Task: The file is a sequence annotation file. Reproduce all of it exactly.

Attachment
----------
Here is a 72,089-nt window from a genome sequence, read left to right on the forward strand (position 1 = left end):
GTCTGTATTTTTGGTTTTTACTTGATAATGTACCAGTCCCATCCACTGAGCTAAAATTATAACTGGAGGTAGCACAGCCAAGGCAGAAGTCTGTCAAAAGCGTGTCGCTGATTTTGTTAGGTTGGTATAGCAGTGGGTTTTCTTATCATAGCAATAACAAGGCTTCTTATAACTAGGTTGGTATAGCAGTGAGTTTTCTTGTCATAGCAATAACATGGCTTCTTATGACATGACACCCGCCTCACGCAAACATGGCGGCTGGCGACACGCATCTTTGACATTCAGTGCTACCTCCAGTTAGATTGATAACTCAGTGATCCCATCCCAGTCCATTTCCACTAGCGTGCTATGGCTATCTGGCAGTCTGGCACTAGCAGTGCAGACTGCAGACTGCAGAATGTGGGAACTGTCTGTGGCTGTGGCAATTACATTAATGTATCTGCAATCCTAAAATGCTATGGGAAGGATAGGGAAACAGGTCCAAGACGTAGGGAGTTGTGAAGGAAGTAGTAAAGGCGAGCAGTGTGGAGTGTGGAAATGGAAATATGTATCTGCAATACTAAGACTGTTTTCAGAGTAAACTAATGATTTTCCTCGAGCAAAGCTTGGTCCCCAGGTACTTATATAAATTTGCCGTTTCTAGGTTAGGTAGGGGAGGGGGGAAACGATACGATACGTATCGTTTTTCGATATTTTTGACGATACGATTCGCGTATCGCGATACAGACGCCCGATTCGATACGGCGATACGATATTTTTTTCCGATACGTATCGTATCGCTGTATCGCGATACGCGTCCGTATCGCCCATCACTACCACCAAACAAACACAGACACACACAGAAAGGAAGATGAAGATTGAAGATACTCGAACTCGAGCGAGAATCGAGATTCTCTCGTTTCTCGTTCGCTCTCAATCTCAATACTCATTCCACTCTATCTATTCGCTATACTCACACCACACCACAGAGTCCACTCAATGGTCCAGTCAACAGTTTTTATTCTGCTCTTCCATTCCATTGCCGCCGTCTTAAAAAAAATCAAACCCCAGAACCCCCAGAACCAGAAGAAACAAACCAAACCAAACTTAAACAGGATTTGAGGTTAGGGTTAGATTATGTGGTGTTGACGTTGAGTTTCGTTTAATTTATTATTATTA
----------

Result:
Here is a 72,089-nt window from a genome sequence, read left to right on the forward strand (position 1 = left end):
GTCTGTATTTTTGGTTTTTACTTGATAATGTACCAGTCCCATCCACTGAGCTAAAATTATAACTGGAGGTAGCACAGCCAAGGCAGAAGTCTGTCAAAAGCGTGTCGCTGATTTTGTTAGGTTGGTATAGCAGTGGGTTTTCTTATCATAGCAATAACAAGGCTTCTTATAACTAGGTTGGTATAGCAGTGAGTTTTCTTGTCATAGCAATAACATGGCTTCTTATGACATGACACCCGCCTCACGCAAACATGGCGGCTGGCGACACGCATCTTTGACATTCAGTGCTACCTCCAGTTAGATTGATAACTCAGTGATCCCATCCCAGTCCATTTCCACTAGCGTGCTATGGCTATCTGGCAGTCTGGCACTAGCAGTGCAGACTGCAGACTGCAGAATGTGGGAACTGTCTGTGGCTGTGGCAATTACATTAATGTATCTGCAATCCTAAAATGCTATGGGAAGGATAGGGAAACAGGTCCAAGACGTAGGGAGTTGTGAAGGAAGTAGTAAAGGCGAGCAGTGTGGAGTGTGGAAATGGAAATATGTATCTGCAATACTAAGACTGTTTTCAGAGTAAACTAATGATTTTCCTCGAGCAAAGCTTGGTCCCCAGGTACTTATATAAATTTGCCGTTTCTAGGTTAGGTAGGGGAGGGGGGAAACGATACGATACGTATCGTTTTTCGATATTTTTGACGATACGATTCGCGTATCGCGATACAGACGCCCGATTCGATACGGCGATACGATATTTTTTTCCGATACGTATCGTATCGCTGTATCGCGATACGCGTCCGTATCGCCCATCACTACCACCAAACAAACACAGACACACACAGAAAGGAAGATGAAGATTGAAGATACTCGAACTCGAGCGAGAATCGAGATTCTCTCGTTTCTCGTTCGCTCTCAATCTCAATACTCATTCCACTCTATCTATTCGCTATACTCACACCACACCACAGAGTCCACTCAATGGTCCAGTCAACAGTTTTTATTCTGCTCTTCCATTCCATTGCCGCCGTCTTAAAAAAAATCAAACCCCAGAACCCCCAGAACCAGAAGAAACAAACCAAACCAAACTTAAACAGGATTTGAGGTTAGGGTTAGATTATGTGGTGTTGACGTTGAGTTTCGTTTAATTTATTATTATTA